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In June 2009, Margaret M. Foran signed a Termination Agreement with Sara Lee under which she agreed to relinquish her position as Executive Vice President, General Counsel and Corporate Secretary of Sara Lee. Consistent with the terms of the Severance Plans for Corporate Officers, the agreement provides that Sara Lee will pay Ms. Foran (i) her annual salary and 75% of her target annual incentive for fiscal 2009 for 12 months, which totals $988,080, and (ii) a pro rata portion of her annual incentive for fiscal 2009, to the extent earned under the 2009 annual incentive plan, which totals $591,537. During the 12-month severance period, Ms. Foran will continue to vest in and be entitled to exercise a pro rata portion of her outstanding stock options and PSUs in accordance with their terms, except that equity awards granted in recognition of foregone benefits from her prior employer were forfeited. She is entitled to continue to receive financial counseling through the severance period and subsidized medical coverage during the first three months of the severance period. The agreement also contains standard confidentiality and non-compete provisions.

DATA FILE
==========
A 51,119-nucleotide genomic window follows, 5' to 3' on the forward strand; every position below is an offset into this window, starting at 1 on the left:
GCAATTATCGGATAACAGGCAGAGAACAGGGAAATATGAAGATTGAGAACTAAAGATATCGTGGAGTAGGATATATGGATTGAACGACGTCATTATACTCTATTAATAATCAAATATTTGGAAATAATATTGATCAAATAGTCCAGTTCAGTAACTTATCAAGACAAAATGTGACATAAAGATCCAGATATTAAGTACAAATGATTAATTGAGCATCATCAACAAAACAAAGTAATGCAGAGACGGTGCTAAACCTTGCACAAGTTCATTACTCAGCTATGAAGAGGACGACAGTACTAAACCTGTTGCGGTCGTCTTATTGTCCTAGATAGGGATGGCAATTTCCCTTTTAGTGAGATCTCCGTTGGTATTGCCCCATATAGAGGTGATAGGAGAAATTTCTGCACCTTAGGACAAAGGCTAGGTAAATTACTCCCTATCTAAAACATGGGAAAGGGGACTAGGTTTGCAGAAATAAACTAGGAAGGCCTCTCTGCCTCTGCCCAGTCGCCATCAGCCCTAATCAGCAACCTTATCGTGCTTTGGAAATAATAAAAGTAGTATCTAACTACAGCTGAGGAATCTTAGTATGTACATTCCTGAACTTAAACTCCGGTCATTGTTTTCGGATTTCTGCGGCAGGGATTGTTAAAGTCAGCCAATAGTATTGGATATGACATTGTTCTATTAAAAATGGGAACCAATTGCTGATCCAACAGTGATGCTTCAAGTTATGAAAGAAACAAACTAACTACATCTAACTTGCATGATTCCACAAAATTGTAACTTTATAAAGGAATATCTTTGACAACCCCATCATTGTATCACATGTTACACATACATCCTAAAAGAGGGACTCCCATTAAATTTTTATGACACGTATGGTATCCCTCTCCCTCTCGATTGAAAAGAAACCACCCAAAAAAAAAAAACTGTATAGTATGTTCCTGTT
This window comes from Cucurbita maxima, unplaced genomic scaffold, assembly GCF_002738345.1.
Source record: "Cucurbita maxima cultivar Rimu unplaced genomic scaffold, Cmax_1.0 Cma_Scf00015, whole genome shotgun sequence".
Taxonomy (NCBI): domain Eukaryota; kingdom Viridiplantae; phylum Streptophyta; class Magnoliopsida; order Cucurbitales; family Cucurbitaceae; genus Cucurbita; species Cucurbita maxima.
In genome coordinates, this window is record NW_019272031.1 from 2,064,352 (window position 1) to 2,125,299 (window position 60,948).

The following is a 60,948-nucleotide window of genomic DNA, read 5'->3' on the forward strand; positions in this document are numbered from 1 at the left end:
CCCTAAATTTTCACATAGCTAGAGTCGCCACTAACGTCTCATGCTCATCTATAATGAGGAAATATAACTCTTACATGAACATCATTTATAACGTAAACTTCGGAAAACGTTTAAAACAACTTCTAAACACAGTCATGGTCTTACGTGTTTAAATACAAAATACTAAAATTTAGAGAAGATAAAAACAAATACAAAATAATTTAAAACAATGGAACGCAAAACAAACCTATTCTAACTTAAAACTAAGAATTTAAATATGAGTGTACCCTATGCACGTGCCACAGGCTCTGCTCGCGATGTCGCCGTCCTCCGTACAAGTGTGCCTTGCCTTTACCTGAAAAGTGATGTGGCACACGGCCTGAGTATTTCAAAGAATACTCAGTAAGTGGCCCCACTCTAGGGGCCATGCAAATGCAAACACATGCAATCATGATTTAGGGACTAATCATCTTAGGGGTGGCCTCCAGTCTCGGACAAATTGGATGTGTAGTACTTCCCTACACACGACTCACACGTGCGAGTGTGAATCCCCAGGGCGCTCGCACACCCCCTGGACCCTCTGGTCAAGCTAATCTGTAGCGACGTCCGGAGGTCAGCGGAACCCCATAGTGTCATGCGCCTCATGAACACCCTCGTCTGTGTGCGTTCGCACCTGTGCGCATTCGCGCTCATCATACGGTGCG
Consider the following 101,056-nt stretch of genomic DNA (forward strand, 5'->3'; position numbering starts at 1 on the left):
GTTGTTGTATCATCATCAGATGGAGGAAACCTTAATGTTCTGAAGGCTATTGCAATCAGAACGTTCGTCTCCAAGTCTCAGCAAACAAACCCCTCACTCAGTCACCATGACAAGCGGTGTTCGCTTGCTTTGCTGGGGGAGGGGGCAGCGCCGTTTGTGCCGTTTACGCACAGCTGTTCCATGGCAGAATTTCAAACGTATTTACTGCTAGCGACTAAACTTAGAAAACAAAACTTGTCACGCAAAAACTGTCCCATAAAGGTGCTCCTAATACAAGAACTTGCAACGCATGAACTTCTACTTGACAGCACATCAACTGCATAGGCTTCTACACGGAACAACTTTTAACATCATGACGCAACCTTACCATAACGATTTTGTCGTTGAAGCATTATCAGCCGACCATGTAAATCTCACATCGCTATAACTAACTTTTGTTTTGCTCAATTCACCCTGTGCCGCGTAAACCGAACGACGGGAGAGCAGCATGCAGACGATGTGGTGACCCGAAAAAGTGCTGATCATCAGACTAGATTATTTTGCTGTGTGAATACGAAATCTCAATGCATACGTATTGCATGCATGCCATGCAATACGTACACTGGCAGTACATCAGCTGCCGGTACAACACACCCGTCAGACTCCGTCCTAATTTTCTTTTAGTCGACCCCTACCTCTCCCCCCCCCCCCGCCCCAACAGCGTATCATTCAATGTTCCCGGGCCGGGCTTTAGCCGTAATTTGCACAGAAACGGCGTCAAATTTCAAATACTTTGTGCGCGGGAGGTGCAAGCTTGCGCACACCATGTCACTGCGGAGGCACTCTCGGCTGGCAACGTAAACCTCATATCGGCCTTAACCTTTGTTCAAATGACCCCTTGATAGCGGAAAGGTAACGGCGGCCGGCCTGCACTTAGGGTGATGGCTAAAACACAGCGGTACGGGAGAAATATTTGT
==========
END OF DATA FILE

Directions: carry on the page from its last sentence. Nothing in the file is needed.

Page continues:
Grants of Plan-Based Awards In Fiscal Year 2009 Table

 

The following table provides, for each of the named executive officers, information concerning cash awards under our annual incentive compensation plan for fiscal 2009 and grants of equity awards made during fiscal 2009.

 

                 
Name   Grant
Type
  Grant
Date
  Estimated Future Payouts
Under Non-Equity Incentive
Plan Awards (1)
  Estimated Future Payouts
Under Equity Incentive Plan
Awards (2)
  All
Other
Stock
Awards:
Number
of
Shares
of Stock
or Units
(#)(3)
  All Other
Option
Awards:
Number of
Securities
Underlying
Options
(#)(4)